I find the "no regrets" phrase to be meaningless. Really? No regrets for anything? You've never treated someone poorly? You don't regret that? That's rather cold & unfeeling.
The worst part is that I can't tell the characters apart. They're all Asian.
As with many of his films this one is about valorizing the individual's struggle for right behavior against a society that is indifferent or hostile. This time the struggle takes place over a decade and follows the story of a girl who gets involved with an opponent to the imperial regime and a spy. It looks at what heroism really means and concludes, in a typically Japanese way, that it means continuously suffering for a good cause. It isn't exactly a novel concept but he handles the material well.
An interesting feature of the work is that the main character is a woman. This is quite unusual for a Kurosawa film since he appears to have found the lives of women entirely uninteresting. The presentation of the lead character features several highly unsurprising and patriarchal assumptions but after an unimpressively self-centered youth she actually turns into a surprisingly strong character. Sure, she expresses this strength through subordinating her desires first to those of her husband and then to her in-laws, but she is at least deciding the path of her own life and gets to tell off people who are less stubborn than she is. One can only expect so much from a 1940s film after all.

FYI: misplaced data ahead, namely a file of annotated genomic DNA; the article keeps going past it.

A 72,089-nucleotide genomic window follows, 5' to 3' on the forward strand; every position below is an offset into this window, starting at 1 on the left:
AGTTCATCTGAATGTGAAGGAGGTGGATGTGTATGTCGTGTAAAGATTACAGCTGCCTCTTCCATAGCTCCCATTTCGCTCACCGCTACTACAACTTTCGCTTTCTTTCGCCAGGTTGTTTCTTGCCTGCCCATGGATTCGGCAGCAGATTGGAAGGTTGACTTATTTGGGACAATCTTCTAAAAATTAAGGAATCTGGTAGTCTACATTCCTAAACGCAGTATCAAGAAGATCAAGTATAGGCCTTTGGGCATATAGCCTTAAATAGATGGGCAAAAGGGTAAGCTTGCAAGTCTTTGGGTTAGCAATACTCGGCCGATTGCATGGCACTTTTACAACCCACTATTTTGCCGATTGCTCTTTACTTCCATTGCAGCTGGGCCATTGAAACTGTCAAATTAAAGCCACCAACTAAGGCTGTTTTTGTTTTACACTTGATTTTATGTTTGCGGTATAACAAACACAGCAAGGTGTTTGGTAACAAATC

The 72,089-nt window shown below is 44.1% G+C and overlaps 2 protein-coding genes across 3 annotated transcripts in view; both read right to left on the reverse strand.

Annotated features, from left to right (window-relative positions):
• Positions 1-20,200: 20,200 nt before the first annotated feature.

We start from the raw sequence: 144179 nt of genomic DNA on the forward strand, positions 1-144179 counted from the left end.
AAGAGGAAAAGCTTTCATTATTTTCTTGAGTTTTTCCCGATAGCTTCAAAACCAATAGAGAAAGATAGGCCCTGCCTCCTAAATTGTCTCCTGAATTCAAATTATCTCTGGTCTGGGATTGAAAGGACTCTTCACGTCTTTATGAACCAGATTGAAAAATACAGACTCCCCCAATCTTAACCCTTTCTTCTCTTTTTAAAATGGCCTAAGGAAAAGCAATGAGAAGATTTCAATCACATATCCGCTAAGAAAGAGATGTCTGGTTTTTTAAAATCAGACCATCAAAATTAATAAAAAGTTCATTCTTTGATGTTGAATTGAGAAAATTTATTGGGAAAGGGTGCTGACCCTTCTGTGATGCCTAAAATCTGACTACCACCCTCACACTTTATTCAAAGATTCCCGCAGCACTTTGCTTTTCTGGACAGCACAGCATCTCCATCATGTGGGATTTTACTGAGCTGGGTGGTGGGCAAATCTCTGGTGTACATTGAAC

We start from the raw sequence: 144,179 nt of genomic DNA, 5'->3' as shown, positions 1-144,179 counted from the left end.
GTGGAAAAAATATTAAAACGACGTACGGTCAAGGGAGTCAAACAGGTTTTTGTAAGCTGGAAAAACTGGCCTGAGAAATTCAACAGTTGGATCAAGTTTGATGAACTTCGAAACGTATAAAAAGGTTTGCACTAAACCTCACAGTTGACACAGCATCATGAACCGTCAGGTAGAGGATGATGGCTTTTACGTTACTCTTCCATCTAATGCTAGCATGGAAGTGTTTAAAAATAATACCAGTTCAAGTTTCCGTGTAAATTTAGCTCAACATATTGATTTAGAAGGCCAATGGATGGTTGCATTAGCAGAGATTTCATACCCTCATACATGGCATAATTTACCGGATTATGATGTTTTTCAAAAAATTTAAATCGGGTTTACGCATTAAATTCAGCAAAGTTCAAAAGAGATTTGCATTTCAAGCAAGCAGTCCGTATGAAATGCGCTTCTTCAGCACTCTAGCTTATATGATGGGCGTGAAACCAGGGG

I think one of the difficult bits to appreciate is the then modern setting. The events dealt with were then fresh in everyone's memory (it must have started production mere months after the US landing) so he felt no need to explain the background. And indeed the rise of Imperial Japan doesn't need much explaining since it features mostly the same features we'd expect from a fascist state: the suppression of academic liberty and the persecution of political dissidents. But the same cannot be said of the actions of Noge. All that we know about him is that he is doing something he considers vitally important. He's clearly aligned with the Leftists and anti-fascists, but for more than that you need to look up the Wikipedia page to find out it has to do with leaking secrets to Russia and the Sorge case. Then there are the not infrequent moments of dialogue over-minimizing. There were many times I wanted to shout at the screen, "Yes, I understand that you're feeling something hard. Is it too much to ask that you explain what it is?"
Overall it was a good film, but nowhere near his best. It starts off fairly well but has a long and slow middle before moving onto a much stronger ending. I didn't recognize most of the cast but I did squeal a little when I spotted Takashi Shimura in a bit role as a villain. I don't think I ever saw him as a baddie before so that was fun. I think this is probably the earliest of his films I can genuinely say I liked for more than its academic value.
Kurosawa made some slow films (Seven Samurai and Kagemusha some to mind) but this films crawls, literally crawls. It is slow, boring and gives the audience nothing in return for choking through it. It isn't Kurosawa's worst (that would be Sanshiro Sugata II) but it sure is close.